The Art of Smart Purchasing

Shoemobile service is the best approach for managing your program, footwear manufacturers agree.

Editor's note: Safety directors should be aware of who's buying protective footwear, what types the workers are buying, and how much they are spending. Workers, for their part, must buy footwear suited to their hazard exposure and must watch for damage and obtain replacements when necessary, advise Mark Fancourt, who works in product development for Lehigh Safety Shoe Company (www.ejfootwear.com) of Vestal, N.Y., and Paul Russo, Executive Vice President of Global Sourcing and Marketing for Iron Age Corp. (www.IronAgeShoes.com) of Westborough, Mass. Fancourt and Russo discussed best practices for employer purchase programs and other issues on May 26 and May 31, 2005, respectively, with Occupational Health & Safety's editor. Excerpts from those conversations follow:

OSHA has yet to finalize its "employer pays for PPE" rule, although it remains on the agency's latest rulemaking agenda. How do most companies handle purchasing of employees' safety footwear?

Paul Russo: The best way for employers to get the OSHA compliance they're seeking and still retain some control over costs, is to have shoemobile service and to keep the subsidy program tied to purchasing through the shoemobile service. The alternative of providing employees an allowance to spend at retail tends to turn shoe programs into an entitlement. Employers end up with less control over product selection and cost.

Is there a given percentage that's normal or optimal for the employer to reimburse?

Russo: Most employers provide a subsidy to encourage employees to wear protective footwear. Subsidies may take the form of 100 percent reimbursement or be limited to a fixed dollar limit, typically in the $75 to $125 range per pair. If the environment is extremely harsh and the footwear is subjected to heavy use, then you'll see more than one pair being subsidized per year. In most normal applications, the footwear is not subjected to that type of extreme usage, and you'll get one pair.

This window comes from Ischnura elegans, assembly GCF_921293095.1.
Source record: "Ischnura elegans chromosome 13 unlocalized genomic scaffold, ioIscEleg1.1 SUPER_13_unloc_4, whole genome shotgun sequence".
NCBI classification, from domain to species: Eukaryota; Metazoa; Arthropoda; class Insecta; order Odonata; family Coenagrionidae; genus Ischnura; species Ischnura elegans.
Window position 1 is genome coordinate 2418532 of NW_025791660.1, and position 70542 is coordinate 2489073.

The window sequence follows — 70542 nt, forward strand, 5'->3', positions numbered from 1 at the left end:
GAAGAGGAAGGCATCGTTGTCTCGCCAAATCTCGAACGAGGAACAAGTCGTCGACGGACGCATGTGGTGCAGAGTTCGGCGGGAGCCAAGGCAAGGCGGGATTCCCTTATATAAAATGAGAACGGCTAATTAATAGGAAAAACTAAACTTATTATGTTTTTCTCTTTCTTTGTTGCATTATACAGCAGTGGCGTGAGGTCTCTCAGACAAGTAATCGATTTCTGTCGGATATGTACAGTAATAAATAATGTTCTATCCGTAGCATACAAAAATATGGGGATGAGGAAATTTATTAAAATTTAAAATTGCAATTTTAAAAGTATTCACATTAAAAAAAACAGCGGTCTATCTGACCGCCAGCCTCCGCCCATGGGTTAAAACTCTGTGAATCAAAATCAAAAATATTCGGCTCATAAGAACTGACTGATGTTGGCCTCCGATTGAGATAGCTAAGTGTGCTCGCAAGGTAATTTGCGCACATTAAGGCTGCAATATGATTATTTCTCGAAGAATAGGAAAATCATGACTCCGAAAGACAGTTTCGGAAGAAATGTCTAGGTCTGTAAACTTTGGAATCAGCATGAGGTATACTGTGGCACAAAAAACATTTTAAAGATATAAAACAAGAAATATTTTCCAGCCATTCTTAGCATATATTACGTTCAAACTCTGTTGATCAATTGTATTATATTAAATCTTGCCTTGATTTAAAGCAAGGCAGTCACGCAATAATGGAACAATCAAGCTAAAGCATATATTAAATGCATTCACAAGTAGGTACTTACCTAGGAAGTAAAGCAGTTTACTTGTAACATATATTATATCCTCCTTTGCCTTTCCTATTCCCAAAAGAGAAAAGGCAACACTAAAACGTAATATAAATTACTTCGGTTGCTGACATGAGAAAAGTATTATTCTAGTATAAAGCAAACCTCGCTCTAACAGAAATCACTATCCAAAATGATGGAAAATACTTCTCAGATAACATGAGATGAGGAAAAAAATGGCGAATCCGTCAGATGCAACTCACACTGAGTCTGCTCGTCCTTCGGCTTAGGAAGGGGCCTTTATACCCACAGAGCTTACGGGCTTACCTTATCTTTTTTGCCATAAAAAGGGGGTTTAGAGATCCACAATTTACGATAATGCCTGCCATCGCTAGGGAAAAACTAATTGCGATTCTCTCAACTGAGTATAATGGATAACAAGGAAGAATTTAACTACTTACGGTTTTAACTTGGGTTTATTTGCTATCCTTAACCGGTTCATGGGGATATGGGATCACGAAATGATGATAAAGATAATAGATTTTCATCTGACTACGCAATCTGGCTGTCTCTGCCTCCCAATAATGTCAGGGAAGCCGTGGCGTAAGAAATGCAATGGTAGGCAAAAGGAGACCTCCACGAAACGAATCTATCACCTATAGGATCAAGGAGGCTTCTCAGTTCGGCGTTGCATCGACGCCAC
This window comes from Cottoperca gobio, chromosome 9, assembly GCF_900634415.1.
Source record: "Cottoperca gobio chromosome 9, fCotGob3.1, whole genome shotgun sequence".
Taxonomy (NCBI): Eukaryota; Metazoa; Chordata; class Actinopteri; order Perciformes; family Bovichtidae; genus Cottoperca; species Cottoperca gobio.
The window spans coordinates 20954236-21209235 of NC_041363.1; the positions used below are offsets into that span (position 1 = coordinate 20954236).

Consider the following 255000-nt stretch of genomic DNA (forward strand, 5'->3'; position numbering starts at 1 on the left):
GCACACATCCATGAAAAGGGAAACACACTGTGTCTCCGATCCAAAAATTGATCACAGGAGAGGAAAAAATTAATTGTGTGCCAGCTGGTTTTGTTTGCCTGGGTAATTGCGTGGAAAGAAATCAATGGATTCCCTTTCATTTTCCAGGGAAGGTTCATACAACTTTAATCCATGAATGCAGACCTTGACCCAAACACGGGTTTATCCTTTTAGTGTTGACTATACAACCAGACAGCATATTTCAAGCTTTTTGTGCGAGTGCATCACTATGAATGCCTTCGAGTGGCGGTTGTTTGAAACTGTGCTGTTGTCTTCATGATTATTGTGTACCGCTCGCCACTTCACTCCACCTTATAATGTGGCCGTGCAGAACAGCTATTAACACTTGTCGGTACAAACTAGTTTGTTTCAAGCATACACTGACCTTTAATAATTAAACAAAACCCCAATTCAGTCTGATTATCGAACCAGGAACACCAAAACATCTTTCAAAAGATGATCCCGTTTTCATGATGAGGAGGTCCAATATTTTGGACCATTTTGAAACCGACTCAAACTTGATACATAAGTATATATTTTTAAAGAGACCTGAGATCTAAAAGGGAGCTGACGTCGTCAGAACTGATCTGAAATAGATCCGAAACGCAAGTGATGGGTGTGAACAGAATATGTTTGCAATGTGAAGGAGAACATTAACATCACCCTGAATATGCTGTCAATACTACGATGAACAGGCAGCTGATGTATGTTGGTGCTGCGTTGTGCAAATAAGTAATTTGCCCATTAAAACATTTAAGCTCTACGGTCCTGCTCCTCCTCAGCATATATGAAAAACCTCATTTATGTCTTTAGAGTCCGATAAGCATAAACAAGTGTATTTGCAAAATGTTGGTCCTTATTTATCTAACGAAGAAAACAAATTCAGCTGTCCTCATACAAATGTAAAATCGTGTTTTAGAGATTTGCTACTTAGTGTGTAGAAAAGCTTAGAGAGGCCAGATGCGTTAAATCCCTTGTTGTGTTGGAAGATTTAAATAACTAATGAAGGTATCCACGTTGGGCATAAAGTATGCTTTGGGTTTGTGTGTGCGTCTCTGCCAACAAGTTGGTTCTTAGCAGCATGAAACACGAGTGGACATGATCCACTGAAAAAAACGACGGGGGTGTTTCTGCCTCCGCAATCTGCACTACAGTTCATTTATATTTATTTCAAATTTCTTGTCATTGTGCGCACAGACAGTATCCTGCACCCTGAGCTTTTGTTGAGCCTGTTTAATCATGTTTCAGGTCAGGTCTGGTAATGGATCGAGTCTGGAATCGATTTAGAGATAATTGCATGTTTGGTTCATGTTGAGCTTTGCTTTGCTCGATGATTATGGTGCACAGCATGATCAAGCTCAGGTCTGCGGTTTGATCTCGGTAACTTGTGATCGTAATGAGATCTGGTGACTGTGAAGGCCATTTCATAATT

Mark Fancourt: Our sales department has indicated that most large companies do subsidize the safety footwear for their employees. The range of the subsidy is generally $50 to $125 annually, with a $75 industry average. In addition, most companies allow payroll deduction for any cost over the subsidy level. This gives the employees the options to purchase footwear they really need and want.

You've said shoemobiles are the best way to handle it. Are most employers handling their footwear programs this way now?

Russo: Yes, and there is a good reason for the fact that most employers use shoemobiles. Employers establish protective footwear programs to assure compliance with OSHA. These programs also represent an important investment in employee safety. Shoemobile service allows the employer to assure all employees are being fitted with the right shoes for the job while also offering the best control over spending. When you're sending all your employees out at one time or in shifts during the course of one day to be fitted for footwear, you know they're coming back with the right footwear. By concentrating spending on one supplier, employers can also obtain the best cost.

Fancourt: Our sales department has also indicated shoemobile service as still being the easiest and most functional approach for the employees and safety directors. A shoemobile comes to the plant with approximately 1,500 pairs of shoes oriented to that operation. The employee is fitted properly and can walk off the truck with a pair of shoes that are comfortable and are geared to his job application.

Do most distributors offer shoemobile programs? Are they available anywhere?

Russo: We provide national coverage, so we can cover all of an employer's sites across North America.

How should safety directors monitor footwear purchases, even if the purchases are left up to employees themselves?